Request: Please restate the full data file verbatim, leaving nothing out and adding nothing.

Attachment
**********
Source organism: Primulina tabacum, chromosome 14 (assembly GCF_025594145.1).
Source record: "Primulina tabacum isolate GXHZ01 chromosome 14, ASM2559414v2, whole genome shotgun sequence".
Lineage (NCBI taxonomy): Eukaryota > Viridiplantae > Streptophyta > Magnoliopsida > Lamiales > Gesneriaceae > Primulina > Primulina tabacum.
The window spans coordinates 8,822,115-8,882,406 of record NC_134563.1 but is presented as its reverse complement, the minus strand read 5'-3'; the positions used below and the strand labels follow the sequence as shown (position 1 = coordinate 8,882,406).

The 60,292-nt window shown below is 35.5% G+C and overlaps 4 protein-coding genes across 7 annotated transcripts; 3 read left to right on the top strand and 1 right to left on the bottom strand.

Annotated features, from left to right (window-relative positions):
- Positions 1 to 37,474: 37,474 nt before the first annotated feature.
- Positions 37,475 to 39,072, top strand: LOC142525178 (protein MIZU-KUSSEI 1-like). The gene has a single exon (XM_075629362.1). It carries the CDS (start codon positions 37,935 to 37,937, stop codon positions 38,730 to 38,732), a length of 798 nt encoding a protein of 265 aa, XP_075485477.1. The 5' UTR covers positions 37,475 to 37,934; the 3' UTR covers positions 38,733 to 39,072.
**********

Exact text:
Source organism: Primulina tabacum, chromosome 14 (assembly GCF_025594145.1).
Source record: "Primulina tabacum isolate GXHZ01 chromosome 14, ASM2559414v2, whole genome shotgun sequence".
Lineage (NCBI taxonomy): Eukaryota > Viridiplantae > Streptophyta > Magnoliopsida > Lamiales > Gesneriaceae > Primulina > Primulina tabacum.
The window spans coordinates 8,822,115-8,882,406 of record NC_134563.1 but is presented as its reverse complement, the minus strand read 5'-3'; the positions used below and the strand labels follow the sequence as shown (position 1 = coordinate 8,882,406).

The 60,292-nt window shown below is 35.5% G+C and overlaps 4 protein-coding genes across 7 annotated transcripts; 3 read left to right on the top strand and 1 right to left on the bottom strand.

Annotated features, from left to right (window-relative positions):
- Positions 1 to 37,474: 37,474 nt before the first annotated feature.
- Positions 37,475 to 39,072, top strand: LOC142525178 (protein MIZU-KUSSEI 1-like). The gene has a single exon (XM_075629362.1). It carries the CDS (start codon positions 37,935 to 37,937, stop codon positions 38,730 to 38,732), a length of 798 nt encoding a protein of 265 aa, XP_075485477.1. The 5' UTR covers positions 37,475 to 37,934; the 3' UTR covers positions 38,733 to 39,072.